Tennessee Pit Bull Laws

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Pit bulls are lovable creatures. They are commonly used as pets or guard dogs because of their strength and loyalty. Unfortunately, the growing incidences of injuries and death attributed to these pets have led to the introduction of tougher laws on their control by numerous states. An example of one such state is Tennessee.

Proposed State Legislative Ban

In 2008, Senator Tommy Kilby put forward a bill that, if passed, would make Tennessee the first state to completely outlaw the ownership and breeding of pit bulls. After concerned cries from the public, he withdrew the ban, explaining that his intention was not to actually ban pit bulls but intended at spurring owners to become more responsible. His actions, however, encouraged member cities to implement stronger laws controlling the handling of dogs.

Breed-Specific Legislation

Following in the footsteps of forerunners such as Canada, as many as 33 cities in the state of Tennessee have adopted ordinances that place heavy restrictions on the ownership and handling of pit bulls. These laws are designed to protect people from dog injuries and encourage better ownership. Some of these cities (at the time of publication) include Brownsville, Dyer, Estill Springs, Fayetteville, Grand Junction, Greenbrier, Halls, Harriman, Henderson, Jefferson City, Kenton, Kimball, Lewisburg, Manchester, Morrison, Red Boiling Springs, Ripley, Rogersville, Signal Mountain, Somerville, South Fulton, South Pittsburg, Sparta, Springfield, Wartrace, Watertown and White Pine.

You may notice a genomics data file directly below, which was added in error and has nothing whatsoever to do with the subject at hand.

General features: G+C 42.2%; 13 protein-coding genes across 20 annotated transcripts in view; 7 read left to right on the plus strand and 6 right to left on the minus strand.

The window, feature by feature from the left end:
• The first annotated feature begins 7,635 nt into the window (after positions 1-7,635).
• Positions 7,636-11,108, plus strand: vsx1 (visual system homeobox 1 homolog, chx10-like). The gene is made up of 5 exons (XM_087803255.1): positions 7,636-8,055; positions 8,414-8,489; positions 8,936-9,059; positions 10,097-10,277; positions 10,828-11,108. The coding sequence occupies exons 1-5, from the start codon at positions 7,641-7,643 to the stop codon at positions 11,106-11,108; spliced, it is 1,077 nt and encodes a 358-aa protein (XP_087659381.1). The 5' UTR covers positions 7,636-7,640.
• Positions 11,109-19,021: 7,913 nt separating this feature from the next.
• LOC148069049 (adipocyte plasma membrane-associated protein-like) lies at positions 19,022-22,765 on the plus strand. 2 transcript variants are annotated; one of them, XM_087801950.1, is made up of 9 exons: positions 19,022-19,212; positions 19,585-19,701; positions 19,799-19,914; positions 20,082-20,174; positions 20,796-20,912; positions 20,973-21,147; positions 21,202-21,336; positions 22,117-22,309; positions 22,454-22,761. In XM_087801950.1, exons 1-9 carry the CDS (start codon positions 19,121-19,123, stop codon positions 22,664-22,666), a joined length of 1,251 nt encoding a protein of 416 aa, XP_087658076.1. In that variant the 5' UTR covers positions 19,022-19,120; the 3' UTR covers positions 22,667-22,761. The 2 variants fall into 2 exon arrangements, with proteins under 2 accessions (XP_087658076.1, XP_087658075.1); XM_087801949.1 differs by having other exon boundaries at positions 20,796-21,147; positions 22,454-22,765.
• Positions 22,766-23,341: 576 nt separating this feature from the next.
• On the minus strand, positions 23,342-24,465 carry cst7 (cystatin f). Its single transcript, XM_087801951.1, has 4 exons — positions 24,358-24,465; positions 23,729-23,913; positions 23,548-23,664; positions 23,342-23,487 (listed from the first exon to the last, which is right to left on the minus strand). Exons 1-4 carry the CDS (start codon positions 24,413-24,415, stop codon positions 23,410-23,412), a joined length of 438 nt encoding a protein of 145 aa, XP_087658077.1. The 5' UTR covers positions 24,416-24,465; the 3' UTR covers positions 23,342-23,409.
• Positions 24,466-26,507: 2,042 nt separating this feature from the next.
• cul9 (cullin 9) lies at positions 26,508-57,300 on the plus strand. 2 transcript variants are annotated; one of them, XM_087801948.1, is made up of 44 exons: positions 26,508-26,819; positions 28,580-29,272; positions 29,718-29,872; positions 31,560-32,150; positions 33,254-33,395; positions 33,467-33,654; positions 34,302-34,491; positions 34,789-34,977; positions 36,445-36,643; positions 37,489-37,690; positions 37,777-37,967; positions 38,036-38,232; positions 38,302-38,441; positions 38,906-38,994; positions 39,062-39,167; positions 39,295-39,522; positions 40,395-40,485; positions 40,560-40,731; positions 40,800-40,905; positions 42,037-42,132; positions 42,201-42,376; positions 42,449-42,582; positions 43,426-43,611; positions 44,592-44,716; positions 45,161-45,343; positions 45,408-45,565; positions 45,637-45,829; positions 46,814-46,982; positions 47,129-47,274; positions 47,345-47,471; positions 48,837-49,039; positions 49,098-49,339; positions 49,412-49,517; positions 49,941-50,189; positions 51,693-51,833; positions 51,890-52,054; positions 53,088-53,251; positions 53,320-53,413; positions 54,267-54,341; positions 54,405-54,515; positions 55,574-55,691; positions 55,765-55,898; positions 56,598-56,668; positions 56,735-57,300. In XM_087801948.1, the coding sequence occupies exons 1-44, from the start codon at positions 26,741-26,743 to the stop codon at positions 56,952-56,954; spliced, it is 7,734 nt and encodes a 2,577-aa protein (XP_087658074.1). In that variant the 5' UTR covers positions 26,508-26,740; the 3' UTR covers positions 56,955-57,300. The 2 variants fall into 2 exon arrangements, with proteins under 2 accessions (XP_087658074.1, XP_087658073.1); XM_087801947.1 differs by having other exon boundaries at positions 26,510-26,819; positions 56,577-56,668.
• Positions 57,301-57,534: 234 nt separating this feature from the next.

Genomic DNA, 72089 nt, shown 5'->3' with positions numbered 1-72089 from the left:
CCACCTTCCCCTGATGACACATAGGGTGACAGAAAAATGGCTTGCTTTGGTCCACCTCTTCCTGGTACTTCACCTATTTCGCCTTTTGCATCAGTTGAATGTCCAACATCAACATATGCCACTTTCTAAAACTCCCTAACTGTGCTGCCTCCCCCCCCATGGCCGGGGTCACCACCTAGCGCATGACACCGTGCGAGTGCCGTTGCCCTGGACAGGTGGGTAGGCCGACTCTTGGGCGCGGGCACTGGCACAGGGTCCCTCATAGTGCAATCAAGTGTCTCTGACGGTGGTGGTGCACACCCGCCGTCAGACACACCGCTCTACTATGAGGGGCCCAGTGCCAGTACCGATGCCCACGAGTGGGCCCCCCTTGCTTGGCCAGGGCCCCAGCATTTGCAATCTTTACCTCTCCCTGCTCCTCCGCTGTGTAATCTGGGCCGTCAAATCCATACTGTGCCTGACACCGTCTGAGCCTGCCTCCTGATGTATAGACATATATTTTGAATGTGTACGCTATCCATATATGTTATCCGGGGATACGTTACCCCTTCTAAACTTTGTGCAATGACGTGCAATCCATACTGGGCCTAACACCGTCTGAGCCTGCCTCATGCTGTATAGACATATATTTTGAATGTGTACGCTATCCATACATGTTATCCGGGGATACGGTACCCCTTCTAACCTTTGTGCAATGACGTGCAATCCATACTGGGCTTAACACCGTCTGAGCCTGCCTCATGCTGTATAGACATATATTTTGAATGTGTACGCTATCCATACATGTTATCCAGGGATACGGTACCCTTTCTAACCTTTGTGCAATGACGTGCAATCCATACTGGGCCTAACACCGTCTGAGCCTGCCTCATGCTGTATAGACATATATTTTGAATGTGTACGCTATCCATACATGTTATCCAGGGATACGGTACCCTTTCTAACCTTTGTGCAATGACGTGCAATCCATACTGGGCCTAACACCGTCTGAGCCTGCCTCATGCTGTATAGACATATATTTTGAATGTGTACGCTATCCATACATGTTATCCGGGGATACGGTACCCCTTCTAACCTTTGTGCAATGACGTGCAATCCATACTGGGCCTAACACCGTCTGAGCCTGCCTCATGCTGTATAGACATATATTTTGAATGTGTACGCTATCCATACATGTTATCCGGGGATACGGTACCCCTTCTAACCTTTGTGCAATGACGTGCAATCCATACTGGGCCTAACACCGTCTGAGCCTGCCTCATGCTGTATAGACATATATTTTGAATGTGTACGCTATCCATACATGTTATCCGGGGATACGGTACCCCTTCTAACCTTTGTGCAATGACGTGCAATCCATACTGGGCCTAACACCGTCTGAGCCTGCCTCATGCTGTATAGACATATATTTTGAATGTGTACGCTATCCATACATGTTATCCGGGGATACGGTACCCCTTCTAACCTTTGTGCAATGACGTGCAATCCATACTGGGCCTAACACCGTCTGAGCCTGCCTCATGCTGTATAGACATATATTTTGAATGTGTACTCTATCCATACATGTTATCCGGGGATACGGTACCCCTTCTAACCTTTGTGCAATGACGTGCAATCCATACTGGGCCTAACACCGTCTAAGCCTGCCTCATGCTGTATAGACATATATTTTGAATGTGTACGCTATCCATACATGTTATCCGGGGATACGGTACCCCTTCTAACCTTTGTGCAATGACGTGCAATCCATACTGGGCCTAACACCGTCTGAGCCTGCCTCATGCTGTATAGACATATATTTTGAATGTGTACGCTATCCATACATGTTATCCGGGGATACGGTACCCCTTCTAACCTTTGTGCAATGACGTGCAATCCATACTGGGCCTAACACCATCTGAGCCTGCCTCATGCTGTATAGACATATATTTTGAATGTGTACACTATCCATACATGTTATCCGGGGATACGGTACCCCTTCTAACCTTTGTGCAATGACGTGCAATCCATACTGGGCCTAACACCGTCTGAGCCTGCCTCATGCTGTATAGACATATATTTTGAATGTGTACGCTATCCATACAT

The Acklen Act of 2007

The Acklen Act of 2007 is enforced among all the cities within the state of Tennessee, to ensure that people are protected from possible attacks from dogs. Owners are liable for injuries if their dog is not under reasonable control or is running around. Pit bulls are not allowed in public places or parks for this reason.

Legal Exceptions to the Law

There are certain scenarios where exemptions might be made for the dog bite statues in Tennessee pit bull laws. For instance, owners are not held liable if their pit bulls cause injuries while protecting people from being attacked. There is also no liability if a pit bull causes injury while performing law enforcement duties with the military or police. The statute also prohibits lawsuits if there is evidence that a victim provoked the dog to attack. Finally, attacks within the residence or noncommercial property owned or rented by a pit bull owner are also exempt from potential lawsuits.

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